Liam Clancy writes in an Aug. 12 "news" article that, like so much of WND's content, is actually just an ad targeted to homeschoolers:
It’s August – and you know what that means.
It’s “back-to-school” madness, and parents around the country are shopping for supplies that will help propel their children to success.
But what does your child really need?
As state-run education gradually clamps down on freedom of expression, freedom of religion, and the values that make the United States so great, the WND Superstore has you covered on the books your kids might not find on the classroom bookshelf.
And what's the first book Clancy lists, after a "mini United States Constitution"?
Another great selection for more advanced readers is “The Jefferson Lies: Exposing the Myths You’ve Always Believed About Thomas Jefferson,” a book that uncovers truths about the third president of the United States that your child won’t learn in school.
Author David Barton, a historian, attempts to set the record straight, upending centuries of smears from disingenuous scholars.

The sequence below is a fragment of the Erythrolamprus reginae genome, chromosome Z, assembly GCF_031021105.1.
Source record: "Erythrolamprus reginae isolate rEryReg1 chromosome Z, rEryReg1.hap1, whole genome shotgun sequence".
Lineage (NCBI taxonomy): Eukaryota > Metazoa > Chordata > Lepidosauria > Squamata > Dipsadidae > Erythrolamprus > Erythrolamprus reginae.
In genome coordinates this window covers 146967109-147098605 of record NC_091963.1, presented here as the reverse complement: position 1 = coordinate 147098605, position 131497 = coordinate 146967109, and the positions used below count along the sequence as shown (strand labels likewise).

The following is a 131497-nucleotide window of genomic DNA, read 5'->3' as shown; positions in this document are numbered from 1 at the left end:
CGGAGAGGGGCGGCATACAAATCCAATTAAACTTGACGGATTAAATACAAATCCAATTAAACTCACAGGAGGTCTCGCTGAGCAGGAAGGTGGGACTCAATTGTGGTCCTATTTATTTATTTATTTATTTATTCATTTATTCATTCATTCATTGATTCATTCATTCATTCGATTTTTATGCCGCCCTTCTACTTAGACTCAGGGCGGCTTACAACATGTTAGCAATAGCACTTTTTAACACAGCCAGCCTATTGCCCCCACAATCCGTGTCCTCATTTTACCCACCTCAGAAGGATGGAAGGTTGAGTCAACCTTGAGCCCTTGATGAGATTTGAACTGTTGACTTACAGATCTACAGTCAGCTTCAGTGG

Except, of course, it does none of that. Clancy doesn't mention that the book's original publisher pulled the book from the marketplace after historians and others found numerous errors. Not only did WND continue to sell Barton's book despite it having been withdrawn everywhere else, it published its own version of the book, which made few changes to the challenged content but added a section attacking the book's critics. To this day, WND is still trying to defend Barton and his book.
Clancy continues shilling:
For adults, especially those interested in homeschooling, the Superstore also has a variety of books for parents directly invested in the education of their children.
“Crimes of the Educators” reveals how “progressive” educators have dumbed-down American children by taking over government schools and pushing dubious reforms such as Common Core.
“How many parents … send their children to school so central planners can mold them into functionally illiterate cogs in a centrally planned machine, having just enough knowledge to do their preassigned task? How will such cogs be able to think critically, much less sustain liberty and the American experiment?” ask authors Samuel Blumenfeld and Alex Newman.
The answer is far too many.
Smearing teachers as criminals, as Newman and Blumenfeld effectively do here, is hardly the way to make that argument and should disqualify Newman's book from serious consideration. But this is WND, after all.